Those of you who have had occasion to operate electric trains (whether they were/are what’s referred to as fine scale or tinplate) may recall derailments accompanied by a profusion of sparks as the wheels of the rolling stock short-circuited the rails.  While there was usually no apparent permanent effect, on rare occasions one might discover some soot or very tiny deposits of what had been molten metal.  This with only ten to twenty percent of line voltage (that is 12 or 24 volts rather than 120 volts) pushing the short circuit current along.


To get back to exploding extension cords.


As I’ve alluded to before, the flow of an electric current in a wire or cable is analogous to the flow of water in a pipe, with the insulation serving the same function as the pipe.  That is, if the pipe develops a hole or crack, water leaks out. If a conductor’s insulation is similarly compromised, electricity leaks out.  If it finds it’s way back to the source via the adjacent conductor which has become similarly compromised, it’s called a short circuit because it thus never gets to where it was intended to be sent, in this case, the Christmas tree lights.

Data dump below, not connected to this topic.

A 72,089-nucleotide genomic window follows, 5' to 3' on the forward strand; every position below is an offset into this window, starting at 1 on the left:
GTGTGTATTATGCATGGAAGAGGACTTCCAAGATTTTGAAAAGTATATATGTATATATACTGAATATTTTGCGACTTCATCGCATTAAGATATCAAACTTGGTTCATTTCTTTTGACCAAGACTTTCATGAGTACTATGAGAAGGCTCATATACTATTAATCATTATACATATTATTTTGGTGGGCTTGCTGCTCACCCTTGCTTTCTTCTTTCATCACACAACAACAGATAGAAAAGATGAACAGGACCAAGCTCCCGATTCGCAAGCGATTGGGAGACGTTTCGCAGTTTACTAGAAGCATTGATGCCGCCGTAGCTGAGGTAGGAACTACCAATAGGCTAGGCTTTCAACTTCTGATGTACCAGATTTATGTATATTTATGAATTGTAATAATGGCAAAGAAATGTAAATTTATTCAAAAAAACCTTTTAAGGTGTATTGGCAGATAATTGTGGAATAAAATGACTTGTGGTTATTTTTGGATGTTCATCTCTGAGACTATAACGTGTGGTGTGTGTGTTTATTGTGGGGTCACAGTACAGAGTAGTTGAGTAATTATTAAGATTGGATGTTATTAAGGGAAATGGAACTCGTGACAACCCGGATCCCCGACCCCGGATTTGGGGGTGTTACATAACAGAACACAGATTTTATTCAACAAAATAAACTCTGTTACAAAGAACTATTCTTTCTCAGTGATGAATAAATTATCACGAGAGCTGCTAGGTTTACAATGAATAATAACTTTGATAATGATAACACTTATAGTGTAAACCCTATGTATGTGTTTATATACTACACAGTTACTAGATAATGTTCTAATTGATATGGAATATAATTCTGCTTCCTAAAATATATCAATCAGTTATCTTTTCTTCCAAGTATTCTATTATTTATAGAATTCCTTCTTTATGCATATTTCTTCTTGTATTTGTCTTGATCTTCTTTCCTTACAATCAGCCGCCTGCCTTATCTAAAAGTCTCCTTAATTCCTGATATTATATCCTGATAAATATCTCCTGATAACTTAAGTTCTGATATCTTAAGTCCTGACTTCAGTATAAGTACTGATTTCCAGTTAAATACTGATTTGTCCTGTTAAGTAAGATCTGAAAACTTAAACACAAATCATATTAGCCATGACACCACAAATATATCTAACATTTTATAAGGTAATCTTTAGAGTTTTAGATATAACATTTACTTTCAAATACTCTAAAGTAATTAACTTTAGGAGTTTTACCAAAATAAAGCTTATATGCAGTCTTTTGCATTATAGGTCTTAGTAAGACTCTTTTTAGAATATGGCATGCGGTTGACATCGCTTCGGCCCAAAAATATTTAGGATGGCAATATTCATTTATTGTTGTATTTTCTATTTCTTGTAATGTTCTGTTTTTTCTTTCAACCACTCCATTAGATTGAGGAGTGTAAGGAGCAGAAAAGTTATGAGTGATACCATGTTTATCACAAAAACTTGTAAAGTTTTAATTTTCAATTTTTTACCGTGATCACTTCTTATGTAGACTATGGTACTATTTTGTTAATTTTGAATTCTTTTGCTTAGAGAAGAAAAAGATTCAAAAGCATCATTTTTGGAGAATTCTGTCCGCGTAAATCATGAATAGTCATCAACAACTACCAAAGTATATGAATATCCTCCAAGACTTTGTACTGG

If only the one conductor’s insulation has become compromised, and some (not a whole lot) finds it’s way back through the source’s connection to ground by going through you because of your connection to ground (that is, something like touching a pipe with your other hand or being barefoot on a tile floor), it can be anything from a nasty shock to a life-ending event.


Pick your poison, fire or electrocution.


How come electric train derailments almost never start fires, and people are almost never electrocuted by touching live electric train tracks?  Of course I’m speaking of toy or model trains here.  The third rail of the New York City Subway system is at 550 volts DC and while, if you’re lucky, a nasty shock may be the only consequence of inadvertent contact with 120 volt house wiring, 550 volts DC will almost certainly kill you.